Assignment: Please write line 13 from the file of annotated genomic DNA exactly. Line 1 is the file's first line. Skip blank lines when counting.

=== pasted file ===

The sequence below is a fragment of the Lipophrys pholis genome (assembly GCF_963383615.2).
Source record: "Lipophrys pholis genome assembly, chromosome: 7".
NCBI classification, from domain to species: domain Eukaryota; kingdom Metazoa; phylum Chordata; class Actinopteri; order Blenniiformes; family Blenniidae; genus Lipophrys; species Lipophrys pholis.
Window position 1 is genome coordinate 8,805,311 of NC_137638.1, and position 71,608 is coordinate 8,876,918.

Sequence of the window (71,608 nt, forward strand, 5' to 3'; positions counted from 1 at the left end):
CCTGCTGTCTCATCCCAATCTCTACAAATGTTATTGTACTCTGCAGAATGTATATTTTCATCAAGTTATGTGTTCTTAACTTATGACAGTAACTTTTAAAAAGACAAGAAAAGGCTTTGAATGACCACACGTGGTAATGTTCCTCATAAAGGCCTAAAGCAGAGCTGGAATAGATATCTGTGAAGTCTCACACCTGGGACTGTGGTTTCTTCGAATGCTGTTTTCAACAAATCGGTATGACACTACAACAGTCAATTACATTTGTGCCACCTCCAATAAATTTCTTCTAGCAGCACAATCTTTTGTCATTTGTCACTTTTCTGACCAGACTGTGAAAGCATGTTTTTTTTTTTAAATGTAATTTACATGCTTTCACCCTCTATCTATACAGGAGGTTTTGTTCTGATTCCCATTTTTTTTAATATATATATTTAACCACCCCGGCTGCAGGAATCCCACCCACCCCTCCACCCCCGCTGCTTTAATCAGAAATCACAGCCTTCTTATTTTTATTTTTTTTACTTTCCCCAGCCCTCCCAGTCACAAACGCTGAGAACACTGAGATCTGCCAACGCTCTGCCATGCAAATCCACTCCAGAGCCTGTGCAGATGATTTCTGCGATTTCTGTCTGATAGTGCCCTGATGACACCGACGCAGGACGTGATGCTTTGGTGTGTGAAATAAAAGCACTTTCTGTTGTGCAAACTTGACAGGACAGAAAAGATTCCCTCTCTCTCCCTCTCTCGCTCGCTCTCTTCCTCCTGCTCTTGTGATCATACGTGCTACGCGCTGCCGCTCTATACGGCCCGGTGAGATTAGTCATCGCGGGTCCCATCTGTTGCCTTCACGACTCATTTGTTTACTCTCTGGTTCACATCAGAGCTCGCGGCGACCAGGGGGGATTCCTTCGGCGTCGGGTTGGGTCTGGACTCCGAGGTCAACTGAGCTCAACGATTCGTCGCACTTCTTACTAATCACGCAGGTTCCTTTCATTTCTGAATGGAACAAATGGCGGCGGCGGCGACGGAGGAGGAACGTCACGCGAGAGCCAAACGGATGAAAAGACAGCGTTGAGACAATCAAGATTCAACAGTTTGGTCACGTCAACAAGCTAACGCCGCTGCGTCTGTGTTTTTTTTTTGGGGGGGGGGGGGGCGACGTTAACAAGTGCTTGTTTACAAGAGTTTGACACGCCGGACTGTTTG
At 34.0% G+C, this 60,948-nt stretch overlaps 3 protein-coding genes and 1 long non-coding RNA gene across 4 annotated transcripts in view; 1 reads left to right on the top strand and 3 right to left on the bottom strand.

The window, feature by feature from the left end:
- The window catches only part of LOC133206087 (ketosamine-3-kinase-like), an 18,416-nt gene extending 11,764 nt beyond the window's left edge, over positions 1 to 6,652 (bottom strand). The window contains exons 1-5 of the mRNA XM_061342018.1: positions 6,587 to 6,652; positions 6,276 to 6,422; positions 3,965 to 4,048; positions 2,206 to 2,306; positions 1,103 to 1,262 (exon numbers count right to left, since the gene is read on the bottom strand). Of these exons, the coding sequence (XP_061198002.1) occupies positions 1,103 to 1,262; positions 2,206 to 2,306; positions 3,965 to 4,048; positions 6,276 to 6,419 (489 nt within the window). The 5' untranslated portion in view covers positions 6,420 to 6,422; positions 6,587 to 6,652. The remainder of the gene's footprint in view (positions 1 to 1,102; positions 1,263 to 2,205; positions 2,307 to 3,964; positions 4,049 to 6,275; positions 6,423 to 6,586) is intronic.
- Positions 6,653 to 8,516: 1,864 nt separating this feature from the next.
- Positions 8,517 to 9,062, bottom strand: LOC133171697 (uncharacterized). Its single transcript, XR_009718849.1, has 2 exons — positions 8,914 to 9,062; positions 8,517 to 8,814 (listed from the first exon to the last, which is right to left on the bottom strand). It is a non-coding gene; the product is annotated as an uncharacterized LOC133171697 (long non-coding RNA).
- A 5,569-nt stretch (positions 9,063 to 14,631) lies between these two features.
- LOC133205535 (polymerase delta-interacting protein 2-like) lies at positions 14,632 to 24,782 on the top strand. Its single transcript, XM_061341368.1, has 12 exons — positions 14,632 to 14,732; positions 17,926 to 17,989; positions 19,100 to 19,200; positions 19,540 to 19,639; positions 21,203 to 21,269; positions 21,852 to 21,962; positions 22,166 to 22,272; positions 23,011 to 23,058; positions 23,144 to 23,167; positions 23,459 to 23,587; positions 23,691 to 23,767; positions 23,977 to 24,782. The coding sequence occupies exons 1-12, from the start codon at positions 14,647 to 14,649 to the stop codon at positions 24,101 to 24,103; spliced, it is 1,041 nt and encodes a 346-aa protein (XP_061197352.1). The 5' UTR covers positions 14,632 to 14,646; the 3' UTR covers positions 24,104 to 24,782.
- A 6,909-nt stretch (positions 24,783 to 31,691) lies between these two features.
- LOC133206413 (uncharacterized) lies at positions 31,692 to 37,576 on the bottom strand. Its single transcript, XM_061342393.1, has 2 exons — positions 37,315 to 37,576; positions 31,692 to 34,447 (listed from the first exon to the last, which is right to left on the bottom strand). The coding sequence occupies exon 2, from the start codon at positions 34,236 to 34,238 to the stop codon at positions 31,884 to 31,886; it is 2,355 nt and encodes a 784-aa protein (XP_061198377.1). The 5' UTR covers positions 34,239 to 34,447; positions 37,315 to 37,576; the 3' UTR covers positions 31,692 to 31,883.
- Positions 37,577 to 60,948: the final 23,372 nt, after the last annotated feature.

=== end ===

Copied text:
- LOC133205535 (polymerase delta-interacting protein 2-like) lies at positions 14,632 to 24,782 on the top strand. Its single transcript, XM_061341368.1, has 12 exons — positions 14,632 to 14,732; positions 17,926 to 17,989; positions 19,100 to 19,200; positions 19,540 to 19,639; positions 21,203 to 21,269; positions 21,852 to 21,962; positions 22,166 to 22,272; positions 23,011 to 23,058; positions 23,144 to 23,167; positions 23,459 to 23,587; positions 23,691 to 23,767; positions 23,977 to 24,782. The coding sequence occupies exons 1-12, from the start codon at positions 14,647 to 14,649 to the stop codon at positions 24,101 to 24,103; spliced, it is 1,041 nt and encodes a 346-aa protein (XP_061197352.1). The 5' UTR covers positions 14,632 to 14,646; the 3' UTR covers positions 24,104 to 24,782.